A heart attack is the death of heart muscle due to the complete blockage of a diseased coronary artery due to a blood clot.

What causes it?

Coronary artery disease (CAD) is by far the commonest cause.

Coronary arteries become narrowed, usually as a result of fatty cholesterol deposits (plaque) in the arterial wall, which bulge inwards and partly obstruct the flow of blood. The tip of this bulging cholesterol plaque can become eroded. The body attempts to seal this tip off by depositing blood platelets, forming a clot. As this clot increases in size, the artery becomes critically narrowed, or even totally blocked.

When the blood flow to the heart muscle is obstructed in this way, chest pain (angina) occurs. If the blood flow is totally cut off, the heart muscle actually dies, and this is called a heart attack, or acute myocardial infarct (AMI).

The symptoms of a heart attack include the following:

– Chest pain that is crushing or squeezing, or a feeling of a heavy weight on the chest, a tight band around the chest or Nausea or vomiting
– a dull ache in the middle of the chest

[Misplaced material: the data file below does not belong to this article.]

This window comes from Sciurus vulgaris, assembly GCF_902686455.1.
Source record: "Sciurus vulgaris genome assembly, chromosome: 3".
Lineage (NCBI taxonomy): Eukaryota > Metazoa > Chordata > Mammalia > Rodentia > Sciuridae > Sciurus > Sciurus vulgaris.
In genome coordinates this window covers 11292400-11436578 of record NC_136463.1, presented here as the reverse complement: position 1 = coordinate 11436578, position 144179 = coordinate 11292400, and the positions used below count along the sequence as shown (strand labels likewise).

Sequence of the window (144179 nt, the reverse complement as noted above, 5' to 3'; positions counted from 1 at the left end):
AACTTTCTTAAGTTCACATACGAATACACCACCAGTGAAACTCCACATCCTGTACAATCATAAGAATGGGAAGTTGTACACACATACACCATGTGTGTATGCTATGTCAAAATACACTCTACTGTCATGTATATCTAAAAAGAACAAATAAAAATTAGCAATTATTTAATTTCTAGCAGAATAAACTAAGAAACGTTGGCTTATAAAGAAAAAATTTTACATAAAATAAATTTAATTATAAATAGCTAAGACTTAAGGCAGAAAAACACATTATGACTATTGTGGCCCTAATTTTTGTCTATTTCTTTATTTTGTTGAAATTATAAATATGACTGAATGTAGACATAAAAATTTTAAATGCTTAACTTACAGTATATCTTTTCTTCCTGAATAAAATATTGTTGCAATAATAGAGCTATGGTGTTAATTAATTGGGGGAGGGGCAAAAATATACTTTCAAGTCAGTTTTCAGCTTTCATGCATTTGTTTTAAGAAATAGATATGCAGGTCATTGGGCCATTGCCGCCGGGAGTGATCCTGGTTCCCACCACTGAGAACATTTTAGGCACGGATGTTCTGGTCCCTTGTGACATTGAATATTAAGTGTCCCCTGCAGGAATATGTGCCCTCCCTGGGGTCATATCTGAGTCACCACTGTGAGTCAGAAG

– Shortness of breath
– Pain which radiates from the chest to the neck, jaw, or one or both arms
– Increased perspiration
– Fast or irregular pulse
– Dizziness or light-headedness
– Sudden urge to have a bowel action
– Sudden extreme fatigue
– Panic with feeling of impending doom

How to treat heart attack:

Treatment of heart attacks includes:

– Antiplatelet medications to prevent formation of blood clots in the arteries
– Clot-dissolving medications to open blocked arteries
– Anticoagulant medications to prevent growth of blood clots in the arteries
– Coronary angiography with either percutaneous transluminal coronary angioplasty (PTCA) with or without stenting to open blocked coronary arteries
– Medications to decrease the need for oxygen by the heart’s muscle
– Supplemental oxygen to increase the supply of oxygen to the heart’s muscle
– Medications to prevent abnormal heart rhythms
– Cardiac surgery